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Thomas Wentworth, Earl of Strafford 1593 - 1641

Updated Sunday, 7th January 2001

Coming round to the King's point of view was a change which would cost him his life.

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Thomas Wentworth, Earl of Strafford - rhs

A former opponent of Crown policy, Strafford became Charles' leading supporter and ally throughout the 1630s. Recalled from Ireland to serve as the King's chief adviser, Strafford became a scapegoat for Royal policy and, ultimately, paid with his life.

For someone so closely identified with Crown policy, Strafford first emerged as an opponent of the Crown, initially under James, and then under Charles. Elected to the House in 1614, Strafford criticised the Duke of Buckingham and opposed the war with Spain. This opposition continued into the new reign and Charles tried to exclude him from Parliament by appointing him Sheriff of Yorkshire. In 1627, Strafford was jailed when he refused to pay the forced loan.

However, in 1628, Charles and Strafford effected a rapprochement, and, from that point onwards, Strafford was closely associated with Royal policy, serving as President of the Council of the North.

Lord Deputy of Ireland between 1632 and 1640, Strafford helped implement the policy of 'thorough'-the efficient management of Crown assets and the ruthless squeezing of revenue from Royal resources. During his time in Ireland, Strafford doubled the revenue accruing to the crown.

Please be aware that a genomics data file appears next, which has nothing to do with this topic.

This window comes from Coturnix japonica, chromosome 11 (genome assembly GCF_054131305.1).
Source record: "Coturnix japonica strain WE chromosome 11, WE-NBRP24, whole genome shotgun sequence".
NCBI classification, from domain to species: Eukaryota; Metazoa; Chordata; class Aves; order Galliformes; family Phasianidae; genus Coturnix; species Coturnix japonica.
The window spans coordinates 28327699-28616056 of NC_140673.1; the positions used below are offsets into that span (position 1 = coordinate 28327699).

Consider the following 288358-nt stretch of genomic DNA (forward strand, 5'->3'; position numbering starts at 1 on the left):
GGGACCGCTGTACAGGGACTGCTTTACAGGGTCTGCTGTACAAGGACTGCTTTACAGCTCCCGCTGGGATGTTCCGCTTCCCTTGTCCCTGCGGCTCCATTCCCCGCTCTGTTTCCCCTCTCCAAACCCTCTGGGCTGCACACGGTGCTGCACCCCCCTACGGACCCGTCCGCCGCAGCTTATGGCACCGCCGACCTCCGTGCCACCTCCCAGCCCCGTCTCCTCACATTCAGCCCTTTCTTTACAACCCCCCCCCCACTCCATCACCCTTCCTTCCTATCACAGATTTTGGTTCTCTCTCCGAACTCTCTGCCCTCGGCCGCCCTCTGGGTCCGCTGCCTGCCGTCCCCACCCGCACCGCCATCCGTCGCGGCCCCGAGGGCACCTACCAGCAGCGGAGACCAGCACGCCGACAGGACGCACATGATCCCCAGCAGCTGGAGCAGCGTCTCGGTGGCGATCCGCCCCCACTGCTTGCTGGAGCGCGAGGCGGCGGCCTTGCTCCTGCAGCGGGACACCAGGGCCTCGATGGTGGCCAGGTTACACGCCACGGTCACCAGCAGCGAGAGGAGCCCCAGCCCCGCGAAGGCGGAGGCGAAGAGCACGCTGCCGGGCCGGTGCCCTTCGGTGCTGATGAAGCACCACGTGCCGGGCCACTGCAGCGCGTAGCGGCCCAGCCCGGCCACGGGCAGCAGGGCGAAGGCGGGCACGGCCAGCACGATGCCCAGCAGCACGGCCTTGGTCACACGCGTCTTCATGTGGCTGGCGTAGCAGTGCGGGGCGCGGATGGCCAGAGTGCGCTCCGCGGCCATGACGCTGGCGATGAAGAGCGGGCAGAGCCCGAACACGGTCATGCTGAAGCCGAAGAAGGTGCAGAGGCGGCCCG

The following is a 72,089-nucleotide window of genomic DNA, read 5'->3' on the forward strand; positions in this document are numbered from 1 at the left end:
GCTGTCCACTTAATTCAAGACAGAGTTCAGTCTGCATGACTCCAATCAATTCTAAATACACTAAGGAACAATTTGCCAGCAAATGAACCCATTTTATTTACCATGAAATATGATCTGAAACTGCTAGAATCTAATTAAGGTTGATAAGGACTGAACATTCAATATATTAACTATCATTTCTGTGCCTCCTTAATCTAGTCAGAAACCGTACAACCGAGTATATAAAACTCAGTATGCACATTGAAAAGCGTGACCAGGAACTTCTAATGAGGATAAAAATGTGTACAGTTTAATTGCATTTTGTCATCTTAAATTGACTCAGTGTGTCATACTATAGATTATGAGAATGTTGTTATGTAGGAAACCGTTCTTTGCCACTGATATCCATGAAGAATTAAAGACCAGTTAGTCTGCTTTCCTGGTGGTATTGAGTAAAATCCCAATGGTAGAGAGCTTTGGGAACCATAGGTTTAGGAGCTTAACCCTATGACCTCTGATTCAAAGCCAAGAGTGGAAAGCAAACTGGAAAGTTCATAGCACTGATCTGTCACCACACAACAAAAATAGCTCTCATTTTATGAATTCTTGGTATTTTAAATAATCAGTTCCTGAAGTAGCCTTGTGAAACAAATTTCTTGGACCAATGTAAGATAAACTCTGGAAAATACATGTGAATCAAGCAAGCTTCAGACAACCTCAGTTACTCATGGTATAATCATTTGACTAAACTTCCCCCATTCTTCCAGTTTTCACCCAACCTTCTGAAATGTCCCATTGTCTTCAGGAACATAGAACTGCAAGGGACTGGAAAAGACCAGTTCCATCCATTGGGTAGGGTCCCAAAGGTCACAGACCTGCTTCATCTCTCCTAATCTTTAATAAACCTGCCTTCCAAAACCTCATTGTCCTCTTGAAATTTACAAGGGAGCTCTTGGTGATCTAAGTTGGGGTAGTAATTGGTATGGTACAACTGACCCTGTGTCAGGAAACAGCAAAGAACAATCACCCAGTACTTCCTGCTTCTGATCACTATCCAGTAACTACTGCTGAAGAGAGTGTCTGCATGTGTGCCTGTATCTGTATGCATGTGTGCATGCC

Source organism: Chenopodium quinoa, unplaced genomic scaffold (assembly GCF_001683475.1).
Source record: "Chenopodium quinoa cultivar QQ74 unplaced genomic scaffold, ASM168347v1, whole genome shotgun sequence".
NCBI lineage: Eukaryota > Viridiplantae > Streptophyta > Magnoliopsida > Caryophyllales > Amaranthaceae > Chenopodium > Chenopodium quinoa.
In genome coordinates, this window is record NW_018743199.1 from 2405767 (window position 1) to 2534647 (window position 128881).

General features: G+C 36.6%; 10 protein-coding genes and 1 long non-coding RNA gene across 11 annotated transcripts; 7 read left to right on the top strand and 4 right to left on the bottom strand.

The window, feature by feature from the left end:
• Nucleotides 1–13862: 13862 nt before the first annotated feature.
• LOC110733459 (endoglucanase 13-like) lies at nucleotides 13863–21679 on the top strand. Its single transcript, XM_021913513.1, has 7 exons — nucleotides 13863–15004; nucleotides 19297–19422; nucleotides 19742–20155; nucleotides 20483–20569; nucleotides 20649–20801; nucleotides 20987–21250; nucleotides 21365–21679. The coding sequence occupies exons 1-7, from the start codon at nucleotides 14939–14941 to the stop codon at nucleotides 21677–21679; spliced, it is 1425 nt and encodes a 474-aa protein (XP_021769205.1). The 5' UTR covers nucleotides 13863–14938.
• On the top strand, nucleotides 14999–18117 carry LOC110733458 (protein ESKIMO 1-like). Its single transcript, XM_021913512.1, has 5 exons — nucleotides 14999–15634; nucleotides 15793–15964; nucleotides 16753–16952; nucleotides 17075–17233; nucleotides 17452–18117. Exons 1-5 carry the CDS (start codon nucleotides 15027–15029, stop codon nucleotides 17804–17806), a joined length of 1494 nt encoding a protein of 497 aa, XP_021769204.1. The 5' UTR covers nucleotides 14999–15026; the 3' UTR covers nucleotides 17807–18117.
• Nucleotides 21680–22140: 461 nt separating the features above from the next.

By 1639, Charles was embroiled in religious controversy with the Scots and had been humiliated in the First Bishops War. Turning to Strafford for advice, the newly elevated Earl recommended the recall of Parliament to provide the resources needed to fund a proper army, and it was at this point that Royal policy began to unravel. After eleven years of personal rule, the opposition was desperate for an opportunity to air its grievances and Parliament provided the perfect forum. They were also deeply suspicious of Charles and Strafford's long term motives, fearing that any army raised to crush the Scots could also be used against opposition at home. After three quarrelsome weeks, the Short Parliament was dissolved.

When the Second Bishops War ended in further humiliation, Charles called the Long Parliament and the Crown's opponents focused their anger on key architects of Royal policy, such as Strafford and Laud. Within a week of the new Parliament, Strafford was impeached on charges of treason and Archbishop Laud soon joined him in the Tower. When Strafford repudiated the charges brought against him, his critics responded by introducing a bill of attainder, effectively a legislative enactment of guilt. In an atmosphere awash with rumours and paranoia, the Commons and Lords finally passed the bill and, desperate to safeguard his own position, Charles abandoned the chief adviser he had once promised to protect and signed the death warrant.

Strafford was executed on Tower Hill on 12th May, 1641 in front of a crowd of 100,000.

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